"There are things we can learn from the film that we need to change and I think we made adjustments this weeks," she said.

That included boxing out and hustling on every trip down the floor.

"There are just things we do every day in practice that we didn't carry over into the game and I think with that loss being to an SEC team that was quick on defense and things like that kind of prepared us for Maryland," Packer said.

Perhaps the biggest challenge facing the now 19th-ranked Buckeyes tonight will be controlling Toliver, the Terp point guard.

She will enter the contest with team-best averages of 19.4 points and 7.8 assists per game.

"Tolliver right now is playing as well as any guard I've seen in years at the point," Foster said. "She's just confident and a great shooter. It all starts with her."

The challenge of stopping her will fall primarily to Little, a sophomore in her first year starting at the point for Foster.

A defensive specialist who had four steals against Auburn, she is looking forward to the challenge. "It's about me going out and playing against a great player and showing that I can stop her," Little said. "It's just a matter of me being disciplined."

The experience and familiarity of the members of the Terp lineup has helped them fly out of the gate, a pace the Buckeyes are just hoping to reach by the start of Big Ten season Dec. 30 at Michigan State.

Prior to that Ohio State still has home dates with major-conference foes Mississippi (1 p.m. Sunday at home at the Schottenstein Center in Columbus), Washington (Dec. 16 in Seattle) and Nebraska (Dec. 22 back at home). The Buckeyes also have a date with home Youngstown State Dec. 22.

Little said the prospect of playing such formidable competition before the Big Ten season starts excites her.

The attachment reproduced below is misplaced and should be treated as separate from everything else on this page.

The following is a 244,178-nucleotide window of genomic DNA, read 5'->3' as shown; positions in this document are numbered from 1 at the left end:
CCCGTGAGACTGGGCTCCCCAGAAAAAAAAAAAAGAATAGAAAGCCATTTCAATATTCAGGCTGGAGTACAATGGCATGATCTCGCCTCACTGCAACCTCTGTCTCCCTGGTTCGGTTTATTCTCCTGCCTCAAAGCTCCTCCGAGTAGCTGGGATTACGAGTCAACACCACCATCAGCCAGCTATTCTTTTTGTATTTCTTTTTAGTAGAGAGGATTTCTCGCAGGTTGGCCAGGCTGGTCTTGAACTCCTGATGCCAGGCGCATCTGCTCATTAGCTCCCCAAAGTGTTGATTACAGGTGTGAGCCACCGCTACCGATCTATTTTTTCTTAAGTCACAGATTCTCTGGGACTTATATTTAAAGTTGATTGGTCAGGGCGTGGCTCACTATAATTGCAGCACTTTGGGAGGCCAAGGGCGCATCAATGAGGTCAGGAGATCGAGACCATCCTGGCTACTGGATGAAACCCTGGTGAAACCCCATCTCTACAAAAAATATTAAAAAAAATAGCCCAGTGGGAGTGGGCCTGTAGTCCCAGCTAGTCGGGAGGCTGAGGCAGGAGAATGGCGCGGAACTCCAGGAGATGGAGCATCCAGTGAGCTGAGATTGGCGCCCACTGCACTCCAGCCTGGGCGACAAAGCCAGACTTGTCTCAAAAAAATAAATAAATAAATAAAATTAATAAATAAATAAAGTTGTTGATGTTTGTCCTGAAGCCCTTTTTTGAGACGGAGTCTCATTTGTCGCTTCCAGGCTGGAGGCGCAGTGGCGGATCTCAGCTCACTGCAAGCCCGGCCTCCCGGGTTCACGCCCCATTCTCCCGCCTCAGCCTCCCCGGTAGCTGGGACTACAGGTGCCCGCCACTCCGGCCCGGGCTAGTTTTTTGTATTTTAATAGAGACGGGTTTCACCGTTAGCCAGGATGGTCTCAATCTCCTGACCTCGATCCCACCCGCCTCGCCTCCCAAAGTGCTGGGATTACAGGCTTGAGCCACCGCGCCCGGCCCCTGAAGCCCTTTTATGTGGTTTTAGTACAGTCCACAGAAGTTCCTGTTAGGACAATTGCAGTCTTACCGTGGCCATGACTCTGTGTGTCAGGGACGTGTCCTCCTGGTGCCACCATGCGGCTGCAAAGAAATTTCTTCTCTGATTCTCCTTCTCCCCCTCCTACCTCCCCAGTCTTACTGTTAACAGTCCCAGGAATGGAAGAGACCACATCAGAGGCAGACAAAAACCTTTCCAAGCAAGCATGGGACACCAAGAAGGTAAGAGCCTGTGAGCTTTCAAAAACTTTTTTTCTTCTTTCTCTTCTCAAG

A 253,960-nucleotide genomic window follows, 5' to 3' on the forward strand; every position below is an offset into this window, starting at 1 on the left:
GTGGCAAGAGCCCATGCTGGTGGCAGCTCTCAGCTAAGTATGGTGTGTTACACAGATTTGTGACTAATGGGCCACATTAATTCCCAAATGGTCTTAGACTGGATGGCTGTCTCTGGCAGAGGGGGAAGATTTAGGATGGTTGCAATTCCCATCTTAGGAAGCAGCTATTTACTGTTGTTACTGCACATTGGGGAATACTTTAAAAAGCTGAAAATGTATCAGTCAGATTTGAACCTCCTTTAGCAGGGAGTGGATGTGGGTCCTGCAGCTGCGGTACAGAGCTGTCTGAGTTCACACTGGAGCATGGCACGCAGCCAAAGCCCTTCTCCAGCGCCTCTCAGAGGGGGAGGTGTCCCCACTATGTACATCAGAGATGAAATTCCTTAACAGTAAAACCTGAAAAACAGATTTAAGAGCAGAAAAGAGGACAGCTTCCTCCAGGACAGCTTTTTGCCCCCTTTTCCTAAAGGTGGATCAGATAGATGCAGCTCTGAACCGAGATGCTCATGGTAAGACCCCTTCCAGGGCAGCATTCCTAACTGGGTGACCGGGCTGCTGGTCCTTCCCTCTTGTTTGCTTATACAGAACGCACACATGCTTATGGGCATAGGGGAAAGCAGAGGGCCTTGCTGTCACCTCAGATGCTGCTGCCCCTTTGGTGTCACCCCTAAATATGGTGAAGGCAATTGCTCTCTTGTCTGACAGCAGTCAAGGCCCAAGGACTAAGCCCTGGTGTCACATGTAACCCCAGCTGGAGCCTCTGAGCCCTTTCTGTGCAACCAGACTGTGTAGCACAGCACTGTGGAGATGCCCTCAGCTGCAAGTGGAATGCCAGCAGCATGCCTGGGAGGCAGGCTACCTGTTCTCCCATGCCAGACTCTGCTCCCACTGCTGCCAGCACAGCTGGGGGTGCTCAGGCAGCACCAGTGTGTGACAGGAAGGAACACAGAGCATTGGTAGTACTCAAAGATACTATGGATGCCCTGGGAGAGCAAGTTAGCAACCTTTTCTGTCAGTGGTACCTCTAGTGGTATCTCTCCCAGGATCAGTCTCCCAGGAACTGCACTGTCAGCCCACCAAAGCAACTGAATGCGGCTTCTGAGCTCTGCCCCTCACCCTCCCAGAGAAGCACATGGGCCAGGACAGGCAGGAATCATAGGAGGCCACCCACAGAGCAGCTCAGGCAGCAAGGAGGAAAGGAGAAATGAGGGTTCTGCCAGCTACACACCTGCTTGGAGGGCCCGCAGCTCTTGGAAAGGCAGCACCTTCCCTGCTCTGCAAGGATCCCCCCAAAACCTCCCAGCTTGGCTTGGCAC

"That's what makes it more fun," she said. "It makes you want to work even harder every fall and every spring because you know that you're going to have a chance to go against these good teams, where you're going to be in the spotlight and have a chance to show your talent."

Ole Miss (3-2) advanced to the Elite Eight of the NCAA tournament last season, though the Rebels return just two starters from that team and have already suffered two decisive losses to major conference teams: 80-59 at Nebraska and 74-57 to Wisconsin.

The Big Ten enters Friday night trailing 2-4 in the inaugural Big Ten-ACC Women's Basketball Challenge. Michigan gave the Big Ten a 1-0 lead by beating Miami (Fla.) 65-50 Nov. 19, but Wake Forest beat Northwestern 60-45 and Georgia Tech beat Iowa 76-57 on Wednesday.

Two of three games played Thursday went to the ACC as well. North Carolina beat Purdue 90-72, North Carolina State downed Illinois 61-47 and Michigan State knocked off Clemson 68-51.

Aside from Ohio State, three other games will take place in the challenge tonight. Indiana hosts Florida State, Virginia Tech hosts Minnesota and Wisconsin travels to Virginia.

The event comes to an end Sunday when Virginia Tech travels to Penn State.